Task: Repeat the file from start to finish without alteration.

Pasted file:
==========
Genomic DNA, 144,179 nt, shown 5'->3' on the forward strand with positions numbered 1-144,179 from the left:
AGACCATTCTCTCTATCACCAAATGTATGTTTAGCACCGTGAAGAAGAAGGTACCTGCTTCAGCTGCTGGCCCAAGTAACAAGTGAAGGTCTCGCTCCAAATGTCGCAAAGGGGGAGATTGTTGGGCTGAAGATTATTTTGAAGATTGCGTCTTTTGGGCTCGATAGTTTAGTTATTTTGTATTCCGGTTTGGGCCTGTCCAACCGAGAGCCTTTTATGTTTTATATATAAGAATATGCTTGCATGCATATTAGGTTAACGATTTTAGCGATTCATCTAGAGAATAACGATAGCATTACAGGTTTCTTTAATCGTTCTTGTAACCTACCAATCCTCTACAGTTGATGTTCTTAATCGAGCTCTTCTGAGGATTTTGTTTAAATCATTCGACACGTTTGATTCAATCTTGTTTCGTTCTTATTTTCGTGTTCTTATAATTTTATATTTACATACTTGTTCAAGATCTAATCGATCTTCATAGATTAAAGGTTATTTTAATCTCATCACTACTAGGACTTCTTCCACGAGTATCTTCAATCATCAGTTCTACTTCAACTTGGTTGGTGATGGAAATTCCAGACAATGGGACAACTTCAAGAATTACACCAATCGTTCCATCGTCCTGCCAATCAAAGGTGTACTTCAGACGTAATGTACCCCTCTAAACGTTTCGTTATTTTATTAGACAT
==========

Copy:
Genomic DNA, 144,179 nt, shown 5'->3' on the forward strand with positions numbered 1-144,179 from the left:
AGACCATTCTCTCTATCACCAAATGTATGTTTAGCACCGTGAAGAAGAAGGTACCTGCTTCAGCTGCTGGCCCAAGTAACAAGTGAAGGTCTCGCTCCAAATGTCGCAAAGGGGGAGATTGTTGGGCTGAAGATTATTTTGAAGATTGCGTCTTTTGGGCTCGATAGTTTAGTTATTTTGTATTCCGGTTTGGGCCTGTCCAACCGAGAGCCTTTTATGTTTTATATATAAGAATATGCTTGCATGCATATTAGGTTAACGATTTTAGCGATTCATCTAGAGAATAACGATAGCATTACAGGTTTCTTTAATCGTTCTTGTAACCTACCAATCCTCTACAGTTGATGTTCTTAATCGAGCTCTTCTGAGGATTTTGTTTAAATCATTCGACACGTTTGATTCAATCTTGTTTCGTTCTTATTTTCGTGTTCTTATAATTTTATATTTACATACTTGTTCAAGATCTAATCGATCTTCATAGATTAAAGGTTATTTTAATCTCATCACTACTAGGACTTCTTCCACGAGTATCTTCAATCATCAGTTCTACTTCAACTTGGTTGGTGATGGAAATTCCAGACAATGGGACAACTTCAAGAATTACACCAATCGTTCCATCGTCCTGCCAATCAAAGGTGTACTTCAGACGTAATGTACCCCTCTAAACGTTTCGTTATTTTATTAGACAT